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It is as yet unclear what effect, if any, the Supreme Court's recent ruling allowing student religious groups to meet in public-university buildings will have on prayer in the public schools, according to one noted expert in First Amendment law.

William Ball, a Pennsylvania lawyer frequently involved in church-state cases, said he would need time to fully examine the Supreme Court's ruling before speculating on possible ramifications for the exercise of religion in elementary and secondary schools.

The Court ruled 8 to 1 last week that religious services held in campus buildings by students at the University of Missouri are a form of ''free speech and association."

The Court struck down a university regulation that prohibited such use of the property. The university said the services violated constitutional prohibitions against state establishment or advancement of religion.

The religious clause of the First Amendment was not involved in the court's decision.

In a footnote to its majority opinion, the court remarked that university students, who are "less impressionable than younger students," would not infer campus support of religion because of the availability of a meeting place.

The court is considering whether to hear a similar case involving a request by students in Guilderland, N.Y., to be allowed to hold voluntary prayer meetings on school grounds before the beginning of the school day.

The board of education in Guilderland denied the request, and the Second Circuit Court of Appeals in New York upheld its refusal.

Responsibility for employment and training programs currently being administered by the U.S. Labor Department will "more than likely" be transferred to the Education Department, according to a Labor Department official.

Robert T. Jones, an administrator for the Office of Management Assistance, announced at the American Vocational Association (ava) convention on Dec. 4 that the Education Department's office of vocational and adult education apparently "will play the dominant role" in future employment and training programs. He said 35 to 40 percent of the Labor Department's employment and training budget already goes into vocational-education programs.

But he warned, "There's a price" that local agencies will have to pay because of past "abuses" in the public-service employment program under the Comprehensive Employment and Training Act. In future legislation, he said, there are "bound to be more stringent controls."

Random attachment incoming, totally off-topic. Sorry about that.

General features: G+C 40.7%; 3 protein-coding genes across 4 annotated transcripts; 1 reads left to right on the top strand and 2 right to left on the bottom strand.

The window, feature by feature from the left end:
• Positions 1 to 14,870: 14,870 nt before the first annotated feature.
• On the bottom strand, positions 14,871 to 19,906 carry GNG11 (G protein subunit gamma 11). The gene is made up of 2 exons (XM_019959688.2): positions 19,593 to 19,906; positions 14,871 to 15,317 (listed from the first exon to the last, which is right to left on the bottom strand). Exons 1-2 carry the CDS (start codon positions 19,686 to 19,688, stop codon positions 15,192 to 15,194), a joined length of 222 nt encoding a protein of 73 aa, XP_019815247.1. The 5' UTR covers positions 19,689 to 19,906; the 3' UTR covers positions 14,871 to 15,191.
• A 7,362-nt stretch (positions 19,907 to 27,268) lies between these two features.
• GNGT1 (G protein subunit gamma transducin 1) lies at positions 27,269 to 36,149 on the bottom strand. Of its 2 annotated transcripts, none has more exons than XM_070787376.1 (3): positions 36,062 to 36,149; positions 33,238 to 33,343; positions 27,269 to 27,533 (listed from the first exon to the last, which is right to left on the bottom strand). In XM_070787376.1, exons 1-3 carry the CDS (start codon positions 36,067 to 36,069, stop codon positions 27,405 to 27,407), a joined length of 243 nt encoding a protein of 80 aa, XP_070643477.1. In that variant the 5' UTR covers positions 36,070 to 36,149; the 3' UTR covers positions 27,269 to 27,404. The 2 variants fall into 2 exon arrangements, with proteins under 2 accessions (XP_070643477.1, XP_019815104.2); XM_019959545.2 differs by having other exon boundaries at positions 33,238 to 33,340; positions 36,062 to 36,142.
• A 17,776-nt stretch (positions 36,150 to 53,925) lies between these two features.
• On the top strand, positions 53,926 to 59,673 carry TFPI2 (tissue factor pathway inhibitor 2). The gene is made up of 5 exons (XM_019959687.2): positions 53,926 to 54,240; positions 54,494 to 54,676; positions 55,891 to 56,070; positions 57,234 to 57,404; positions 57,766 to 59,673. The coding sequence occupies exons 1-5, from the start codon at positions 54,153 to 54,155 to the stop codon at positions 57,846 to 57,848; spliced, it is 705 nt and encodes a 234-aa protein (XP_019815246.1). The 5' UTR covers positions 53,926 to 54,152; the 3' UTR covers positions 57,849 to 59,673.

Mr. Jones said workers displaced by changing technology as well as the unskilled and unemployed will be the focus of national training programs and that Congress will set "precise standards for what the outcome is to be."

During the ava meeting he also told the members of the National Association of State Directors of Vocational Education, "You're going to need to be sensitive to the job market demands."

With luck, Congress will find a few minutes before it adjourns for Christmas to pass House Joint Resolution 293, designating next March 19 as National Energy Education Day (need). The resolution, adopted by the Senate in July, last week acquired more than the required 218 co-sponsors to assure final adoption by the House.

The 1982 celebration will mark the second year in a 10-year plan by the need Project, an independent nonprofit group, to promote energy education. This can be accomplished, need officials say, by "infusing" energy facts, figures, trends, and issues into courses already being taught.

For the March 19 observance, school officials and students are encouraged to plan energy museums, fairs, and other projects. In the last school year, some 10,000 schools participated; need officials expect a similar number this year. The project's major financial support comes from Atlantic Richfield and other industrial sponsors.

The Youth Awards Program, sponsored last year by the U.S. Department of Energy, is another important part of the celebration. Students in grades five through 12 may submit projects--individual or group--in areas such as conservation, renewable energy, or energy issues.

need publishes pamphlets for both students and school officials on curriculum ideas and projects. Write to: need Project, P.O. Box 2518, Reston, Va. 22090. (Include a self-addressed 9-by-12 envelope with $1.39 in postage.)

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